In this ECDPM video, Klaus Rudischhauser, Deputy Director-General for Policy and Thematic Coordination at the European Commission, talks about where and how EU development assistance should be targeted.
He says money should be given to those countries most in need, and that other forms of development initiatives – such as domestic resource mobilisation – should be used in upper-middle income countries. Development assistance is “seed money to drive processes, to promote reform and to assist the country in implementing those reforms.”
He says that the Commission will “produce a policy document – before the summer – showing the relative contribution and importance of the various sources of financing”, filmed on the fringes of ECDPM’s Board and eminent persons meeting around the future of EU-Africa relations.
It’s clear that development money, official development assistance in the old sense of the word would become less and less important therefore it is clear that over the next few years there will be a discussion about where does the money come from for these development issues.
If I can just give you a short example, there will still be development money, but there are remittances, there is foreign direct investment, there is trade, there is domestic resource mobilization. All this together contributes to the overall financing of development and sustainability. In order to put in all these different contributors into perspective we will produce a policy document – before the summer – that will show the relative contribution and relative importance of the various sources of financing which we will need to look at.
It basically means putting development assistance, which will still be a very important part, into perspective by putting it into the wider framework of other sources of financing.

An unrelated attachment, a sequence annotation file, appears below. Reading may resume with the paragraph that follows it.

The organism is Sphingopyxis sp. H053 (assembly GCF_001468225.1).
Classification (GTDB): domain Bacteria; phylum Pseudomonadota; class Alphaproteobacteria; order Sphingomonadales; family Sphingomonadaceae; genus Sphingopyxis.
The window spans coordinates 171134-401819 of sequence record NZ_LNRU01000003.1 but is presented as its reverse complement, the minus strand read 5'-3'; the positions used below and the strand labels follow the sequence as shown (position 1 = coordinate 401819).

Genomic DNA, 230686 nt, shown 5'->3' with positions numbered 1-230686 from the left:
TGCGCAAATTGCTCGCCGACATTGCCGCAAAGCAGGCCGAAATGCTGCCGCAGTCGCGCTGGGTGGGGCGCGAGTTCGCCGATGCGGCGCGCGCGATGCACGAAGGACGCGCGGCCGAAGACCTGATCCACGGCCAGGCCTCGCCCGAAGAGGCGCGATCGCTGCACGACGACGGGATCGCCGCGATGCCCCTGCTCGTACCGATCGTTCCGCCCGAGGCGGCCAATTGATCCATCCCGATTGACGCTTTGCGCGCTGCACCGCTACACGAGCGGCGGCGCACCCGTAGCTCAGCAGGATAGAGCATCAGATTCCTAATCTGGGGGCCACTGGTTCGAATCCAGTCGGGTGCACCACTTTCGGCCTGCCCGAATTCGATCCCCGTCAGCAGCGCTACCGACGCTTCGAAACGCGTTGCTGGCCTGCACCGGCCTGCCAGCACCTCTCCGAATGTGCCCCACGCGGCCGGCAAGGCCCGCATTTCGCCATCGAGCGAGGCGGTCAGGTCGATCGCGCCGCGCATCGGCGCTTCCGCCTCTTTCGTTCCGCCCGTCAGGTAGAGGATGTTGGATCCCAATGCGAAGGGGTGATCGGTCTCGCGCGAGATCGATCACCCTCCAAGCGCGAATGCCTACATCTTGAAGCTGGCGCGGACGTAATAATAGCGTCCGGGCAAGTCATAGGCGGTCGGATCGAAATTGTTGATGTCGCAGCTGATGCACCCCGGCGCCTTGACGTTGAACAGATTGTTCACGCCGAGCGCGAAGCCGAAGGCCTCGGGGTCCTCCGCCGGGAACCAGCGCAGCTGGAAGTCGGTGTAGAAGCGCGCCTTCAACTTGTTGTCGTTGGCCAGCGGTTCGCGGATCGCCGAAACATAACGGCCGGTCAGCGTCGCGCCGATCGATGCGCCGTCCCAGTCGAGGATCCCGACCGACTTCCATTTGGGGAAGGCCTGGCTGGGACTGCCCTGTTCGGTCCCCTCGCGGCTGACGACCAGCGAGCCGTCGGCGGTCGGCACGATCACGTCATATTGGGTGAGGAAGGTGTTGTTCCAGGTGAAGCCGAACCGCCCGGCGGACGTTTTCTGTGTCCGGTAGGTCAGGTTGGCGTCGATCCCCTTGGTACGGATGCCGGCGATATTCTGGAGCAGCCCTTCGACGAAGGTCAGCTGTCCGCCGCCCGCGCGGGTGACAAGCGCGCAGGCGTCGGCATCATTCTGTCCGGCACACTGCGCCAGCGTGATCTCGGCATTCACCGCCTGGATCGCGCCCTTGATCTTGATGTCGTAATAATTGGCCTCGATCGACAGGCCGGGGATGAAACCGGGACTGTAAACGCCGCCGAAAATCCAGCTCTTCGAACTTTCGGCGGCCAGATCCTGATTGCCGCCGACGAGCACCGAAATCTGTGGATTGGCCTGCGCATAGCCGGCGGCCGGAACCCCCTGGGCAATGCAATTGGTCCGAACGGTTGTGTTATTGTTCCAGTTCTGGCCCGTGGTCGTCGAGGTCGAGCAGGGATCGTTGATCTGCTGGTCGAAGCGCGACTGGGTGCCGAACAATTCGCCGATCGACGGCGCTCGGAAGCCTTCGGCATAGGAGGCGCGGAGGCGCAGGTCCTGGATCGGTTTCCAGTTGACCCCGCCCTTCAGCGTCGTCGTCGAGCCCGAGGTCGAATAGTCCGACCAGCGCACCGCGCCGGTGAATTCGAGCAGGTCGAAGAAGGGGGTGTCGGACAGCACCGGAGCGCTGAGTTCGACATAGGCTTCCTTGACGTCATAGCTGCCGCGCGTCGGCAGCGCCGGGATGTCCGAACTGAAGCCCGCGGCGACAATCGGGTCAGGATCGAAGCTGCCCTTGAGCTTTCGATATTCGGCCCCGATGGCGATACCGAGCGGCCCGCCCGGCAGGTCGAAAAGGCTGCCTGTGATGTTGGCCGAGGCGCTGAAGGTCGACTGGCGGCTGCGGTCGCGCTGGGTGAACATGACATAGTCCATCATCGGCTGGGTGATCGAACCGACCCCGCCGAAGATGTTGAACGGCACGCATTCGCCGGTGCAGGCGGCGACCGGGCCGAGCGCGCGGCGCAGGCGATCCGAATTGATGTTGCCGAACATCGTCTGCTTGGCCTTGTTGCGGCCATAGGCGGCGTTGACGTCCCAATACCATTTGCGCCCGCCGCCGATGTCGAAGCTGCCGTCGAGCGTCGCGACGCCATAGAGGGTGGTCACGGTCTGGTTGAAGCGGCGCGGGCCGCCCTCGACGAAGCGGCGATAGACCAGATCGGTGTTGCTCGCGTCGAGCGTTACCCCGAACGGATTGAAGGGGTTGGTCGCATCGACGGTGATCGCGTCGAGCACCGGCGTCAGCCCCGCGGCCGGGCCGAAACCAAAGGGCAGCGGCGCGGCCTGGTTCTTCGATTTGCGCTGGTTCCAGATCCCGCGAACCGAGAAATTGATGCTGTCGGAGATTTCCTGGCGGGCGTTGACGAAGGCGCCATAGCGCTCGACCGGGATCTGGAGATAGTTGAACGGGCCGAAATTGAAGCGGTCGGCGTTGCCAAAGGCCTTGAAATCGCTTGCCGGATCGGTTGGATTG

It’s not so much a question of less money being available, because obviously you never have as much money as you want. You will want to concentrate your money on those countries that are most in need.
We can help these countries in reducing their poverty by helping them to develop social protection schemes, making growth more inclusive. That is something where we can provide good advice, where we can cooperate and use, in a very effective way, the money that we are still quite willing to set aside for these countries.
We have been engaged for a very long time in policy for development and in cooperation with developing countries. The fact is very simple but also very positive: many of our partner countries have developed. They are now upper-middle income countries and therefore we have to think about the way to work with them. If you are an upper-middle income country your own revenue and budget is starting to become the main source of whatever is happening in the country and society, and development assistance is becoming a very small share.
That means you have to re-think how you use your development money in such a country. It can no longer be money that actually replaces government action. It can only be seed money to drive processes, to promote reform and support, assist the country in implementing those reforms. It can no longer be money that is destined for poverty reduction simply because the volumes are not there and the country has the resources to do this.